Editor's note: In response to a recent statement by actress Raven-Symone that got many families talking again about race, we asked two moms to weigh in on the benefit, or drawback, of labels. Read our partner piece here for a different view.
Actress Raven-Symone recently told Oprah Winfrey that she is “American” not “African American.” Despite the social media firestorm that followed, I understood what Raven was trying to say. In 1997, Tiger Woods also raised eyebrows when he admitted to Oprah that he felt uncomfortable being called African American. He had a different reason than Raven Symone: that he is of a diverse racial heritage. But it seems that both of these stars were trying to reject being labelled based on their skin color.
I’ve become much more conscious of labels since a marrying a man of Filipino descent. My husband has often been called Asian American or Filipino American. But he prefers the term American. After graduating from the United States Air Force Academy and serving his country in the Armed Forces, he feels strongly about this. He is in no way dismissing his ethnicity — he is proud of his heritage — but his citizenship is American. He believes that these hyphenated labels — especially when they refer to nationality — are at the least confusing and at worst divisive. I agree.
For example, we recently attended a party where a woman asked me “what” my children were. When I responded that their father is of Filipino descent, she shared that her husband is Chinese American. I asked what part of China he hailed from and she answered “Oh, he was born here; his great-grandparents came from China.”
This begs the question: How far back do we go? My ethnic background is very diverse. But I don’t call myself a Czech-British-German-Native-American.
This issue of labeling was brought home to me after I had children. It started the moment we had to decide which race box to check on our firstborn's birth certificate, and continues today with the oft-asked question, “What are they?” Or the less nuanced, “What are they mixed with?” Although I’ve never felt that these questions were posed in a malicious way, I do think they speak to our society's need to sort and label others.
My husband, when asked, will say, “I’m American.” When pressed, he will say, “My parents are from the Philippines.” In my opinion, that is a more correct answer than Filipino American. Nationality should be separate from ethnicity.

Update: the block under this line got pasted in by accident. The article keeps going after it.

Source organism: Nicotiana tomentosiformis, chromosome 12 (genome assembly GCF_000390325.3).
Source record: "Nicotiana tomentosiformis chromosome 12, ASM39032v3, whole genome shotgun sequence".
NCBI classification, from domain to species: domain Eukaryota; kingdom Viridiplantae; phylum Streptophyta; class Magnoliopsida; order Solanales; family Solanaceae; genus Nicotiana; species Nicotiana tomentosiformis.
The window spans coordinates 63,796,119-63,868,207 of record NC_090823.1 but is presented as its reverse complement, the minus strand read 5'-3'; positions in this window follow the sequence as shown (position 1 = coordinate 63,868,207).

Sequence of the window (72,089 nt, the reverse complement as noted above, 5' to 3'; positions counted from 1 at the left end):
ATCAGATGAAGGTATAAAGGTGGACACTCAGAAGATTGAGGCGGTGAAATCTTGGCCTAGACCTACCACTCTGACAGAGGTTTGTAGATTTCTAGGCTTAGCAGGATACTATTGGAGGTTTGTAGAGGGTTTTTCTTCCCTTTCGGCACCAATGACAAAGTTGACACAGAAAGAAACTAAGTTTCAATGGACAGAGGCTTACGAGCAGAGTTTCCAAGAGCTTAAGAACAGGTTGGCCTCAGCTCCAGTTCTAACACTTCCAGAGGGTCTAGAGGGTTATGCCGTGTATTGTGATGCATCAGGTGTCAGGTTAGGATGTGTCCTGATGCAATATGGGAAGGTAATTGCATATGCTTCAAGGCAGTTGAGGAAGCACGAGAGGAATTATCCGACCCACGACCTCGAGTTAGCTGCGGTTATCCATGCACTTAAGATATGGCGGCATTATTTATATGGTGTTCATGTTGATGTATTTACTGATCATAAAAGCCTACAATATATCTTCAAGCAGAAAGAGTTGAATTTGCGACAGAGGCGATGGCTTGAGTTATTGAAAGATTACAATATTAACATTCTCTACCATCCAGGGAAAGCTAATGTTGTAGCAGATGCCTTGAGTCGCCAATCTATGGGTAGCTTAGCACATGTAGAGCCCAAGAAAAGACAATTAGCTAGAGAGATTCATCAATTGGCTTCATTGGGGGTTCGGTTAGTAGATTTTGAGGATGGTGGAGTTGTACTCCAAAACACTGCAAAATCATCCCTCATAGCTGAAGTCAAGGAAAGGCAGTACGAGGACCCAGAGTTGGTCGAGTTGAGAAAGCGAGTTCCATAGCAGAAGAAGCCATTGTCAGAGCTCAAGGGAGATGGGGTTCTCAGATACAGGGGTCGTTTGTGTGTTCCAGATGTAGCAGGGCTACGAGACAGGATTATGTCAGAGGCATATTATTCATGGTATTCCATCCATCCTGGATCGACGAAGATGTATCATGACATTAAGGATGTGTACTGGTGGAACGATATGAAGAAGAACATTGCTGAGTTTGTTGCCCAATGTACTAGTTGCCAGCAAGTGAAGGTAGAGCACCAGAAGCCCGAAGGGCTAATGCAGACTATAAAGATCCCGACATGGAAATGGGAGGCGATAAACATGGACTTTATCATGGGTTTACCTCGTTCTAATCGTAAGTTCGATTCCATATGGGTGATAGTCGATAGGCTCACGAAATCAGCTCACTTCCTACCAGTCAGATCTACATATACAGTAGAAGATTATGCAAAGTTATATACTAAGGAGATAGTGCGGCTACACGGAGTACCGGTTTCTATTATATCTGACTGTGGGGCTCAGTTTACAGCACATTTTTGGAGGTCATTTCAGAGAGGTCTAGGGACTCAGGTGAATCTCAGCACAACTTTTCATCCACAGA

Curious about what others thought, I asked for a response on Facebook to Oprah’s interview with Raven. I received many comments, here is a sampling:
“My husband refers to himself as simply, 'American,’” Lisa, whose husband’s parents emigrated from Greece, said. “He feels it insults his parents struggle to become citizens if he were to hyphenate. Their sense of pride in calling themselves Americans was stressed in his upbringing. He's fluent in Greek and has visited multiple times, but he's still American first.”
“I didn't come from Africa so why are people trying to call me African-American,” Dana, who identifies as black, said. “Also, if a person comes from another country and becomes a citizen they deserve the right to be called Americans!”
“Ideally we should all identify as Americans, but I know of people that feel that they need to add "African" or other country of origin or they are somehow denying their heritage, not respecting it,” another friend, DeAnn, said.
Rejecting hyphenated nationality isn’t a new idea. I'm thinking of a 1917 quote from Theodore Roosevelt:
There is no room in this country for hyphenated Americanism ... The one absolutely certain way of bringing this nation to ruin, of preventing all possibility of its continuing to be a nation at all, would be to permit it to become a tangle of squabbling nationalities.
He was speaking of the most common immigrant populations at that time, primarily Irish and Italian. But it sounds to me as if he had the same concerns, that by hyphenating, we divide ourselves.
I think America is a greater and stronger nation because of our melting-pot culture, and I believe that all Americans should be proud of their ethnicity and racial heritage. Our DNA and our forefathers are a part of what makes us who we are. But perhaps these hyphenated terms are outdated in today’s America. As interracial marriages increase and more people can claim multi-ethnic backgrounds, race is no longer clear-cut, if it ever was. Like Raven-Symone, I wish we could live in a colorless world where labels aren’t used at all. Since that is unlikely to happen anytime soon, maybe it’s time we came up with a better term — one that separates nationality from ethnicity.